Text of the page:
East Bay races to watch tonight

East Bay races to watch

As we head into the final hours of the primary election, here’s a recap of hot East Bay races to watch tonight.

It’s not a question of whether Rep. Richard Pombo, R-Tracy, will win tonight but rather by how much. Roll Call in Washington, D.C., quoted pundits today that suggest if liberal GOP opponent Pete McCloskey takes a third of the vote, it could signal deep dissatisfaction with Pombo. McCloskey, with the help of a handful of liberal environmental groups, has been hammering Pombo over the lawmaker’s ties to disgraced lobbyist Jack Abramoff, campaign contributions from oil and mining interests and efforts to rewrite federal environmental laws.

The outcome here, along with the fate of fellow conservative Rep. John Doolittle in the Sierra foothills, will offer plenty of pundit fodder about the strength of a national Democratic wave as we move toward the November general election.

And what about the Democratic ticket?

No one, except their respective campaign managers, is predicting which of two front-runners will emerge victorious tonight. Democratic primaries tend to favor liberals, which gives a slight edge to the wind energy consultant Jerry McNerney. But airline pilot Steve Filson has more money, which is one of politics great equalizers.

Regardless of which Democrat seizes the primary prize, he can look forward to a nationalized campaign that both parties will be watching. And you can bet those national interests won’t be silent partners, either.

Assembly District 11 has been one of the nastiest races in recent East Bay history as two powerful Democratic factions fight for political dominance in a campaign marked with mailers, signs and television ads rife with distortions.

In one camp is Laura Canciamilla, wife of outgoing incumbent Joe Canciamilla and a moderate and relative political novice best known for her expertise as an educator and anti-sprawl activist.

On the other side of the aisle is Mark DeSaulnier, a veteran elected county leader with ample campaign funds, experience and the endorsement of just about every major politician and labor group in the area.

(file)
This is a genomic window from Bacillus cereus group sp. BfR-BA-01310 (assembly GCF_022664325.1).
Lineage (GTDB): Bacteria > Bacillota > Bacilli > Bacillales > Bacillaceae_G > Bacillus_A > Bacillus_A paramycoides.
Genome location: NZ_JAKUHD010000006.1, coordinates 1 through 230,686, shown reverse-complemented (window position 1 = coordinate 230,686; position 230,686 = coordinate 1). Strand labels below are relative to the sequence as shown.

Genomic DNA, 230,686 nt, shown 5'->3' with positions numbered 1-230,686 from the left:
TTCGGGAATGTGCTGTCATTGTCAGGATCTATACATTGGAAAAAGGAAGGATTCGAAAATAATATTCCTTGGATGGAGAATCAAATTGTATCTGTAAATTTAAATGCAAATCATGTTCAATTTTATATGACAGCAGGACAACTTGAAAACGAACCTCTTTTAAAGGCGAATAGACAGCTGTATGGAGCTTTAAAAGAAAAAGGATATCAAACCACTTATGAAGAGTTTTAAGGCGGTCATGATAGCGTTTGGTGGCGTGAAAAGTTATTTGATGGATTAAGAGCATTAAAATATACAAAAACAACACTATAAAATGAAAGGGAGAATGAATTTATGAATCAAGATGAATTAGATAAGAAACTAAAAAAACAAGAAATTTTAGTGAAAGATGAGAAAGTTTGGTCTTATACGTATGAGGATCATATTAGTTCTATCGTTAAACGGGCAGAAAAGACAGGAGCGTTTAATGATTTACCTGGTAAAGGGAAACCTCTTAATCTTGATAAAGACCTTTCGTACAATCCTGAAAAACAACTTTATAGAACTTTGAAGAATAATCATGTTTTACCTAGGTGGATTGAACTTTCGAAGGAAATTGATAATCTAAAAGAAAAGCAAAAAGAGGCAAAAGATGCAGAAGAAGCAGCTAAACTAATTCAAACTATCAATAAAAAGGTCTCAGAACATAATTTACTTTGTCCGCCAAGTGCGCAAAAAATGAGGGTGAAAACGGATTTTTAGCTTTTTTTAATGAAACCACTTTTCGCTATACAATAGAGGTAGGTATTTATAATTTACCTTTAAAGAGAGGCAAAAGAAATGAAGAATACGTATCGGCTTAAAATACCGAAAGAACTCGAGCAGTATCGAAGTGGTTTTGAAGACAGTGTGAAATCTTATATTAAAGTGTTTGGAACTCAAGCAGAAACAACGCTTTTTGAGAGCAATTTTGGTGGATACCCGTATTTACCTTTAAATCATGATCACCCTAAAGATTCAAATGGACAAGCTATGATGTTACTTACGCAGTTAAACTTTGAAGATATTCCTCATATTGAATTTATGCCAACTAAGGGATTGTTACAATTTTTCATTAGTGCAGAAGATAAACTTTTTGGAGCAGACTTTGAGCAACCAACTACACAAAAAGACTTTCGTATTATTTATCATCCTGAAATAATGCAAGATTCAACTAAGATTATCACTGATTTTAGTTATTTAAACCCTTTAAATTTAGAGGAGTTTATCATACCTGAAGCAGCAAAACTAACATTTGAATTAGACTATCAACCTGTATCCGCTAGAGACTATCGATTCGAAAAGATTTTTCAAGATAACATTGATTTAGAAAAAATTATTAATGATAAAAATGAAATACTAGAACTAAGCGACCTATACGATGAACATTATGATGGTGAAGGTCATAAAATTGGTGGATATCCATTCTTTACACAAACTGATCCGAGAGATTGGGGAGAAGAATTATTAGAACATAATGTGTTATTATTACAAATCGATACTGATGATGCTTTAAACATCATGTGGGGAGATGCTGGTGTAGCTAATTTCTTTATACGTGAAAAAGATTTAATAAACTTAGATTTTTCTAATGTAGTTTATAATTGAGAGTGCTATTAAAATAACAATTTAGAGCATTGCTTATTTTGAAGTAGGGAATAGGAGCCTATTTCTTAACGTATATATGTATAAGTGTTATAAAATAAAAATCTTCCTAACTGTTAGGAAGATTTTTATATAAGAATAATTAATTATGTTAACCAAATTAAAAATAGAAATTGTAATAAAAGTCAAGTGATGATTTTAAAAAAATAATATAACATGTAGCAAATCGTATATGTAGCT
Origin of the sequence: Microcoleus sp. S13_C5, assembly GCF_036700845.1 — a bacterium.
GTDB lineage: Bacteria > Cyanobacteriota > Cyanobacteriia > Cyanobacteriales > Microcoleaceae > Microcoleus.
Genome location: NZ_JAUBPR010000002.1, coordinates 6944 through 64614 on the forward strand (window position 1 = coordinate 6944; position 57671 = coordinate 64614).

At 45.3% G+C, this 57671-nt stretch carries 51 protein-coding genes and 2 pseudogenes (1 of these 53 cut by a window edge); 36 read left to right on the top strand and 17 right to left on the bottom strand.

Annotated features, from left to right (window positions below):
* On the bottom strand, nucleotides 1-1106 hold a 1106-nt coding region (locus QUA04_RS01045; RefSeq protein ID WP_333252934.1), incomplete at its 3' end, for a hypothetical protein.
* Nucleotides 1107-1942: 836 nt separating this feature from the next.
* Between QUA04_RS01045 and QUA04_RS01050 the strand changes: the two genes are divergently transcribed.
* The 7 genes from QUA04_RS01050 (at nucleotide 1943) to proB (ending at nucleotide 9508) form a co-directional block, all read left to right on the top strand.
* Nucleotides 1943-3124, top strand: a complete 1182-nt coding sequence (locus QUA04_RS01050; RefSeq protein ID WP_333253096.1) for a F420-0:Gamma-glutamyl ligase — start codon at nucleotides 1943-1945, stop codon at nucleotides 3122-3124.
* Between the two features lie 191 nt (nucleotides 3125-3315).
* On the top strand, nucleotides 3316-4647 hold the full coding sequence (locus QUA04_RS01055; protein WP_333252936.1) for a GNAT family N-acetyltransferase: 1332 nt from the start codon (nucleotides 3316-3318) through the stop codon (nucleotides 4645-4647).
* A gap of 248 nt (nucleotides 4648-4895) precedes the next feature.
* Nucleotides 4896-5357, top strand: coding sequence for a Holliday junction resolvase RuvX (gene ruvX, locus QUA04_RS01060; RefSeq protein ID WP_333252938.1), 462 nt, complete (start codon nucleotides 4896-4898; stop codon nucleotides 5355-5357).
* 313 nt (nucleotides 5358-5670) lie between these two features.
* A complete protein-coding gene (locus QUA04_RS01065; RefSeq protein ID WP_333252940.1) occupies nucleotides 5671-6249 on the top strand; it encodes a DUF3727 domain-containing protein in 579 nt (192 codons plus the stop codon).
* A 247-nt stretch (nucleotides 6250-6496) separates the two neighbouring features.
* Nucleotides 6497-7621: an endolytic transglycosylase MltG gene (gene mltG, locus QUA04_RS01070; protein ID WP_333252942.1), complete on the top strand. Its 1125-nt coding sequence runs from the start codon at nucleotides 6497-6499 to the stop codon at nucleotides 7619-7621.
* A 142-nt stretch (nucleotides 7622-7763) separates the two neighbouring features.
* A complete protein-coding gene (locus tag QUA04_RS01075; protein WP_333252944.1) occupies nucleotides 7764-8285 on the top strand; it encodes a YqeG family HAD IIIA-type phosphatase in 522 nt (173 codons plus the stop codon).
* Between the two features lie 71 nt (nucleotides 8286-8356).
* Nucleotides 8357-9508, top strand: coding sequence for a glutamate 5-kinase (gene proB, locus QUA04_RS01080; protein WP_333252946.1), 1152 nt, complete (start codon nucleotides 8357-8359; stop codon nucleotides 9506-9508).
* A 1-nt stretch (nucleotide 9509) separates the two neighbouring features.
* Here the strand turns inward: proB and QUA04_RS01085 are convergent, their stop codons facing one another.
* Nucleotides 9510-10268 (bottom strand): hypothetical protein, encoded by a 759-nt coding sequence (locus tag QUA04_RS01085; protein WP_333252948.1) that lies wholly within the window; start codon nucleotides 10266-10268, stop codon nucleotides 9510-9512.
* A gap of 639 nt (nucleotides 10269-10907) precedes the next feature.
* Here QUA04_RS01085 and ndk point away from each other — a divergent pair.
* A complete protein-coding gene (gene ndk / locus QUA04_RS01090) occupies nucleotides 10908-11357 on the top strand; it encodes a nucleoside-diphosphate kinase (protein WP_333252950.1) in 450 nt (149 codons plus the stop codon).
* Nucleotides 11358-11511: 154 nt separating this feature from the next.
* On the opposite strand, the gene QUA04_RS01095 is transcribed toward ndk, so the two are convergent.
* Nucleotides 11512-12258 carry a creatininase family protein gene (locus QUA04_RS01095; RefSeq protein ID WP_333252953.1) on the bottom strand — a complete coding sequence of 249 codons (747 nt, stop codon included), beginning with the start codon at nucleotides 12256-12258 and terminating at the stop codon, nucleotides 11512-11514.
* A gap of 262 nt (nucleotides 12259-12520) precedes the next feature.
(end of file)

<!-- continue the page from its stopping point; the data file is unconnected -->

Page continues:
Independent expenditure money is also pouring into both sides as part of a statewide strategy by special interest groups that hope to orchestrate favorable legislative blocs.

Canciamilla, in particular, has benefited because the California Chamber of Commerce’s political action committee, JOBSPAC, has spent thousands in support of her candidacy at a time when she didn’t have much money. She has spent quite a bit of her own money, in fact.

The word on the political gossip train is that tracking polls show the pair are in a statistical dead heat. But neither side is making those results public, so take that with a sizable chunk of sodium.

Similar scenarios are playing out in Assembly District 18 in the Tri-Valley and Senate District 10, where moderate and liberal interest PACS have spent tens of thousands of dollars flooding voters’ mailboxes and airwaves with hit pieces.

One has to wonder: When does the volume of negative campaigning grow so loud that voters tune out?

Most asked about this race today predict Concord Mayor Susan Bonilla will easily take the number one spot but no one expects she will win the seat outright. That would take 50 percent plus 1 vote; it’s a difficult hurdle in a race with four candidates.

The bigger unknown is who will win that all-important second place slot and the chance to compete in the November run-off.

Will it be Mt. Diablo School Board Trustee Gary Eberhart or Contra Costa Taxpayers chief Kris Hunt?

My crystal ball, unfortunately, is still in the shop and won’t be repaired before today’s votes are counted.